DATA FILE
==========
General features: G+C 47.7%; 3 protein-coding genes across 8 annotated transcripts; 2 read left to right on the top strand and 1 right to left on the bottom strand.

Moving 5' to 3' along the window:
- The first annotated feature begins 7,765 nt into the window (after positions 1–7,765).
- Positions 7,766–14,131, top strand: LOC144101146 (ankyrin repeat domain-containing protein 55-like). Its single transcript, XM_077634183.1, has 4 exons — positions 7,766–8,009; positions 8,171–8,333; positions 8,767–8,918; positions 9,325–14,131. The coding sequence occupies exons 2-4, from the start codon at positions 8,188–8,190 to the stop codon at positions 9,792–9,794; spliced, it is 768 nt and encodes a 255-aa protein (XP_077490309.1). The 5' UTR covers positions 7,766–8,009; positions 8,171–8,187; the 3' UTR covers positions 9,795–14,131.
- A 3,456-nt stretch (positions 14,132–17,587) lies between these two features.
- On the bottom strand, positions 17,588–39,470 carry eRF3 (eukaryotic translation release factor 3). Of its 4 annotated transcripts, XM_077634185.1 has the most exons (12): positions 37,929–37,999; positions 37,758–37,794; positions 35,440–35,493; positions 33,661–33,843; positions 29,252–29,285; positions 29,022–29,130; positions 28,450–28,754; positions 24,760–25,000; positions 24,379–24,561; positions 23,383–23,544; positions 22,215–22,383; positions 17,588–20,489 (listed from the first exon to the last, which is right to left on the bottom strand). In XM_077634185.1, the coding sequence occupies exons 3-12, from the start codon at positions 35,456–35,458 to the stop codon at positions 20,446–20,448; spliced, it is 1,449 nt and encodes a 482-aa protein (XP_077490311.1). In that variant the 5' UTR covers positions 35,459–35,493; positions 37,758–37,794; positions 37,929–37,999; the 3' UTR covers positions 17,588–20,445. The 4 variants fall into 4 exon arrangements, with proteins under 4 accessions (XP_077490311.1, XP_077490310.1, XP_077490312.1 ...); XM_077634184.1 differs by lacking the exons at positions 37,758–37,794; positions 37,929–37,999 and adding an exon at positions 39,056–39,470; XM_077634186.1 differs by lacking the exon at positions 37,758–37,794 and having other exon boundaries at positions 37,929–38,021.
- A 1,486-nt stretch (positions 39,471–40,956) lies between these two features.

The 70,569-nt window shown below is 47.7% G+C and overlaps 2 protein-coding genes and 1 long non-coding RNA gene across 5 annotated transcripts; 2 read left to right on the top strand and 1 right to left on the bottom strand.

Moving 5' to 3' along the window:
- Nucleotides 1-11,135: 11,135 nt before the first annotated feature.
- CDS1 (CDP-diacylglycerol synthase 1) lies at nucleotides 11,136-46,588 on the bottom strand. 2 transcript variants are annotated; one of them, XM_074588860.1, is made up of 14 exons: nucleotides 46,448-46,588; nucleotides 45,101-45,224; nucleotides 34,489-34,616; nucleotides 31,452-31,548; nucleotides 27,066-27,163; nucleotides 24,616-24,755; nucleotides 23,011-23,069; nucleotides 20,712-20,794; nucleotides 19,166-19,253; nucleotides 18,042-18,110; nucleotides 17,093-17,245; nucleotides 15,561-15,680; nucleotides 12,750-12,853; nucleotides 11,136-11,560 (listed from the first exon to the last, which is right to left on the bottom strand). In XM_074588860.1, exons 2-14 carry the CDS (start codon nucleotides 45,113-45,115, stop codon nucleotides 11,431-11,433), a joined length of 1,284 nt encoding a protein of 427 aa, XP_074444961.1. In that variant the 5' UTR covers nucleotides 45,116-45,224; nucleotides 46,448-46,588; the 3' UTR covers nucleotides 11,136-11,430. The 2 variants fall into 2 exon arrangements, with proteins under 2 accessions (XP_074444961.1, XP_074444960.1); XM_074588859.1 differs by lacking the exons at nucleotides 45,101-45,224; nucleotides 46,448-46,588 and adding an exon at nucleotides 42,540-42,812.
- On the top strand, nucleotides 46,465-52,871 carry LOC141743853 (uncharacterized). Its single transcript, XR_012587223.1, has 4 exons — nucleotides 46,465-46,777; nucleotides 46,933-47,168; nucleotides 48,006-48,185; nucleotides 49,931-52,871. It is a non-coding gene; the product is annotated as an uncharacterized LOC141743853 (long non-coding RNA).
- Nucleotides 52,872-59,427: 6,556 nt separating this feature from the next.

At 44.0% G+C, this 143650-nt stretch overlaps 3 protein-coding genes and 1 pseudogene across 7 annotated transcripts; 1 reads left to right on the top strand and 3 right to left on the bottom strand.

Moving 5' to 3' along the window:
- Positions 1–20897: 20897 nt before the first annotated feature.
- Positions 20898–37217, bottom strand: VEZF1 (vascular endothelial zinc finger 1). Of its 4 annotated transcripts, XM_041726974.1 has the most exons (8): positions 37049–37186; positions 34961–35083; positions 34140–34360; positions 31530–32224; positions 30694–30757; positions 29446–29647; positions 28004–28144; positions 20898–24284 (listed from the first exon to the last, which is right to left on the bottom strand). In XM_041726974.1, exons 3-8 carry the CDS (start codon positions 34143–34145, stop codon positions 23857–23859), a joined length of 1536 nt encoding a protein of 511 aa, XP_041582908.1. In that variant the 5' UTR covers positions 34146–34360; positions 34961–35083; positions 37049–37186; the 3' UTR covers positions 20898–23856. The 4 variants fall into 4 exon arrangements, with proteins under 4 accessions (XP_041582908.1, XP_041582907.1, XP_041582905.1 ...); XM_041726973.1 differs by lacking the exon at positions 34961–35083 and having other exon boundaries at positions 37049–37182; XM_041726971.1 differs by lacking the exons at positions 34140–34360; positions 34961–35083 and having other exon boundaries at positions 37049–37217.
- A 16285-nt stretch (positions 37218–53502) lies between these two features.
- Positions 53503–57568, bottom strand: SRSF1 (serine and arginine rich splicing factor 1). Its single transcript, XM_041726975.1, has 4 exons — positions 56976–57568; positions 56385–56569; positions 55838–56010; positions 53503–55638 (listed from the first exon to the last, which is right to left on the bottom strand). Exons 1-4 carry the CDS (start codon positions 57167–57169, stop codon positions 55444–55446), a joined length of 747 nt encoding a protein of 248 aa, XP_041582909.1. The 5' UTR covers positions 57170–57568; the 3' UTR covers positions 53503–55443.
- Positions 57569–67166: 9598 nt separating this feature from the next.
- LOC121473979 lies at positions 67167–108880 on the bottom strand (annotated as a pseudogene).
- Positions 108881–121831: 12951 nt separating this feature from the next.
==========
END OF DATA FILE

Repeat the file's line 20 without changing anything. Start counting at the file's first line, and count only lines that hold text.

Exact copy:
- Positions 57569–67166: 9598 nt separating this feature from the next.